Melissa Lucio is a 53-year-old Mexican American woman, originally from Texas and a mother of 14 children. She has spent the past 15 years in prison, waiting to be executed. She is accused of beating her 2-year-old daughter Maria to death, something she has always denied. She claims that the little girl fell down some stairs.
Her execution was scheduled for Wednesday, April 27, but an appeals court stayed the sentence because there is new evidence that she may not be guilty.
If her execution were to be carried out, Lucio would be the first Hispanic woman to be executed in Texas in the modern era, and the first woman to be put to death in a decade. The first woman was sentenced to death in this state in 1863. That woman was Josefa “Chipita” Rodríguez, who was hanged.
Lucio’s history is one of a woman who suffered abuse and poverty from the time she was a child, addictions and violence as an adult. Her family says that she was not a perfect mother, but neither did she mistreat her children, the first of whom she gave birth to at the age of 16. When she was accused in the death of the child in 2007, she was pregnant with twins, who were born in prison and given up for adoption.
If it had not been for the Innocence Project, which championed her cause and took her case, today would have been her last day alive. Capital punishment is an inhumane practice shared with only one other democracy, Japan. It is discriminatory and disproportionately imposed on minorities and the poor.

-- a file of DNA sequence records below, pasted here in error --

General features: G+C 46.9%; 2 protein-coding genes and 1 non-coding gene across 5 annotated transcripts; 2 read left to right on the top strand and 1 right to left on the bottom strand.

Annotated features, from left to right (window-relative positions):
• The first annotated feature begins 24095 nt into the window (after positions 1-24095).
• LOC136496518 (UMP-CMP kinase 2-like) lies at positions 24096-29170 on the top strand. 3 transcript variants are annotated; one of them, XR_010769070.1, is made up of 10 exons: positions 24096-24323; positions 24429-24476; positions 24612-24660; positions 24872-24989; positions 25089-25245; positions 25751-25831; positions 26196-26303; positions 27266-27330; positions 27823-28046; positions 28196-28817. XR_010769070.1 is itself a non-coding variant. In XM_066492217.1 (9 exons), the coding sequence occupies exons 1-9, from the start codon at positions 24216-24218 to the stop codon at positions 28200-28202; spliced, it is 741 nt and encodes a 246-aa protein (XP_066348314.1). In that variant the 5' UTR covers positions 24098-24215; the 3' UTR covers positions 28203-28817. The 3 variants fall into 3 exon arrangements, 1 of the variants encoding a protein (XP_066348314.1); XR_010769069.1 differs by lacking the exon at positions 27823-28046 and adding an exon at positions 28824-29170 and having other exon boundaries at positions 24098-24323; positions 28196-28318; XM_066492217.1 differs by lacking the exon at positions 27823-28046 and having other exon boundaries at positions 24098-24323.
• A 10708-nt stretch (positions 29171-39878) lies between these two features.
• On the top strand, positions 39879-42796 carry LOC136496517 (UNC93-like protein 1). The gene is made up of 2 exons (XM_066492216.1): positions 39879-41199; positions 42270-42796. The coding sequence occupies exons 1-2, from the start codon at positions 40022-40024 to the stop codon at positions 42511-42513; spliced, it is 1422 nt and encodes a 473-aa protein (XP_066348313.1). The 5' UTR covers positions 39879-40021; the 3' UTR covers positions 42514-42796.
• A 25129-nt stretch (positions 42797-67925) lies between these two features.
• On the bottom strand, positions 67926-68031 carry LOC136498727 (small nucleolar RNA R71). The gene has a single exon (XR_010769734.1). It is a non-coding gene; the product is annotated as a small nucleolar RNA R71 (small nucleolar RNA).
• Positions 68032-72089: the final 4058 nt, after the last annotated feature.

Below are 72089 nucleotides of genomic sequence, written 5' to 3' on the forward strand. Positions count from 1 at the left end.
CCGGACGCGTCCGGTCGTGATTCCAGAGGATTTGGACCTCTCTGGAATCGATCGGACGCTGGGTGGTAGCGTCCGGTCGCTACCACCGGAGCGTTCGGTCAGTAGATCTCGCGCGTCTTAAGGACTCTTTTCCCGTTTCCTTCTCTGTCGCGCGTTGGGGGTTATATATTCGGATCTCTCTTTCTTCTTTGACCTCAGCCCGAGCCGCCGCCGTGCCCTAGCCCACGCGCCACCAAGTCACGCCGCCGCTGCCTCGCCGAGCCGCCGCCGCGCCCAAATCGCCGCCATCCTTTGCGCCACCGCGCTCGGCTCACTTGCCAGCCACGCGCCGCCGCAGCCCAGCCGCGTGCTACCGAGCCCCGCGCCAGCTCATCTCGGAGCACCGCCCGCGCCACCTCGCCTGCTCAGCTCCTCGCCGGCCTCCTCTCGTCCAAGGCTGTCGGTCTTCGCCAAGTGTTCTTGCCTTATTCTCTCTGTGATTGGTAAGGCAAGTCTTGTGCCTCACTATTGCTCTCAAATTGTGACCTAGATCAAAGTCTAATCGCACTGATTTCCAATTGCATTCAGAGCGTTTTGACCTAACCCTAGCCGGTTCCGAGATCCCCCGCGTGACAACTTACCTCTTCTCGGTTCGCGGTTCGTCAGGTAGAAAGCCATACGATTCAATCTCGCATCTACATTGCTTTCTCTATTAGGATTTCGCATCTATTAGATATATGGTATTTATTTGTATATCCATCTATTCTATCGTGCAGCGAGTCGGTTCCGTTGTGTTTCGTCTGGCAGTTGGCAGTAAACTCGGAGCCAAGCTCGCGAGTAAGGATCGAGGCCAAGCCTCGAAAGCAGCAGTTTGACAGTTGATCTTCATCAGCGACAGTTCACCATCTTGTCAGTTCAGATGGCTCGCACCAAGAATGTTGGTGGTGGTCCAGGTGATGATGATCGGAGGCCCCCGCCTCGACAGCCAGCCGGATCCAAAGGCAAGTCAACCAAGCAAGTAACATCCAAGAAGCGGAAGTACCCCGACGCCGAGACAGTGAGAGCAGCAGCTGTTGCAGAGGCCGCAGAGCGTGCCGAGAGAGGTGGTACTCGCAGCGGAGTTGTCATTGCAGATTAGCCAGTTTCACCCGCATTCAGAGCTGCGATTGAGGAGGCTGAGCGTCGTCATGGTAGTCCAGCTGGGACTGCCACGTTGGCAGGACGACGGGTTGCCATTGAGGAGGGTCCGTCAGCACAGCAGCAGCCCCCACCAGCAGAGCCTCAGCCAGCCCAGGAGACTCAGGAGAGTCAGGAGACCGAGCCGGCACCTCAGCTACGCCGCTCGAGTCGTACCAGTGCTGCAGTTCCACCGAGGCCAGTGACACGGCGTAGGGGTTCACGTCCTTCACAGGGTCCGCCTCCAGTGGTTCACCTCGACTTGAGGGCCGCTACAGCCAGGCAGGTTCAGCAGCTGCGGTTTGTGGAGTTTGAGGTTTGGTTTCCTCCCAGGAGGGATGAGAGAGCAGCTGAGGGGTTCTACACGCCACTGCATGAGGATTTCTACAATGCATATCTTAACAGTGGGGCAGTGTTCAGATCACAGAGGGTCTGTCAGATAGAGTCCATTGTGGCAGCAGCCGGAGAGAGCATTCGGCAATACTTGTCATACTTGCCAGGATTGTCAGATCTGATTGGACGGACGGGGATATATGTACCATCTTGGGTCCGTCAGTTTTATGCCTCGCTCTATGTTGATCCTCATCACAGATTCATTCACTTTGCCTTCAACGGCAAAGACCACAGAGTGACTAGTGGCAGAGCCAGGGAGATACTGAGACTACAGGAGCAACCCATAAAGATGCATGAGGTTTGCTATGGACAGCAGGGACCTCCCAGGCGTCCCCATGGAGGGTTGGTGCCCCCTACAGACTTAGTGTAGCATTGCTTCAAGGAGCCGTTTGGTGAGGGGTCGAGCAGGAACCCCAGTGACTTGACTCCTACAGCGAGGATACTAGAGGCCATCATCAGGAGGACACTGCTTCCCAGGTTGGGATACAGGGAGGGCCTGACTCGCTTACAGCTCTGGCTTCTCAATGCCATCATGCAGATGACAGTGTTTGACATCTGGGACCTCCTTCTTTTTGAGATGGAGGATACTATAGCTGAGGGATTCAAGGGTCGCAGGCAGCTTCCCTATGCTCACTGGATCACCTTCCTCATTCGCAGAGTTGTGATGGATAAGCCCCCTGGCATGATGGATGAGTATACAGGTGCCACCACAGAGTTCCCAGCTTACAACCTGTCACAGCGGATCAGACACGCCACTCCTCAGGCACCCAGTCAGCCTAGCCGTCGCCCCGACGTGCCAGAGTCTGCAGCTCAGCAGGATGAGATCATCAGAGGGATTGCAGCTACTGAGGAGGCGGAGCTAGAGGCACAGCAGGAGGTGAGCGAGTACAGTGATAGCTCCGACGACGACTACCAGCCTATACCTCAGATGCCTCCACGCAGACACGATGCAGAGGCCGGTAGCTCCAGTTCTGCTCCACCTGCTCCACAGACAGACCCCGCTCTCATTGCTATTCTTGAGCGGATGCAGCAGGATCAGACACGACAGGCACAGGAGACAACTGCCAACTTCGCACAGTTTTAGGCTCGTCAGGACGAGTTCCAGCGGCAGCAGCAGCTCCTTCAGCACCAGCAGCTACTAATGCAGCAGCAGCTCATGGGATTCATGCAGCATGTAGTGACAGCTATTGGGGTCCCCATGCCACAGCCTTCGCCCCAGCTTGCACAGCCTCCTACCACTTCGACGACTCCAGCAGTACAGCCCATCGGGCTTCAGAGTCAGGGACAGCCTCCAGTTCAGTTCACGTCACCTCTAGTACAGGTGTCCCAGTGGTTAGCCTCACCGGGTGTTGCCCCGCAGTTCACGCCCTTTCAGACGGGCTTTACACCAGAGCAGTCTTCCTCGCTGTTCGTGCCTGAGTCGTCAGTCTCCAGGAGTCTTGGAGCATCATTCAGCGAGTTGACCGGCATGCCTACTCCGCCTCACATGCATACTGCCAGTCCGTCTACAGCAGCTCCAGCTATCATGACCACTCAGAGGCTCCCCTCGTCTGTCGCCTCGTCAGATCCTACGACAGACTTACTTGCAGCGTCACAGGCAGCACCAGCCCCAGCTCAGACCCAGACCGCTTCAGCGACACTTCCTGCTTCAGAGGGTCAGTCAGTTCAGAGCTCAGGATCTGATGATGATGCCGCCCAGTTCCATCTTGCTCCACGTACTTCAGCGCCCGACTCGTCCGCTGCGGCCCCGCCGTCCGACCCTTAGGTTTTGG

On that issue, the U.S. is in the company of countries such as China, Iran, Saudi Arabia, Pakistan, Yemen and North Korea. Here, the most common method of execution is injection with a cocktail of drugs that sedate the prisoner and paralyze the heart. However, some scientists claim that death by this method is painful and slow. There are some who are calling for the use of the guillotine or the firing squad because, they say, it should be an eye for an eye, a tooth for a tooth, and an example for future murderers.
The U.S. Supreme Court reinstated the death penalty in 1976. At present, there are 2,436 people on death row. In the U.S., 64% of the population, or about six out of every 10 people, are in favor of the death penalty. It is in effect in 27 of the 50 U.S. states and prohibited in 23 states and the District of Columbia.
It is hard to understand how, in the 21st century, the most advanced country in the world has a system of justice that orders one person to kill another in the name of the law. All that’s missing is punishment that cuts off the hands of thieves or runs down drunk drivers.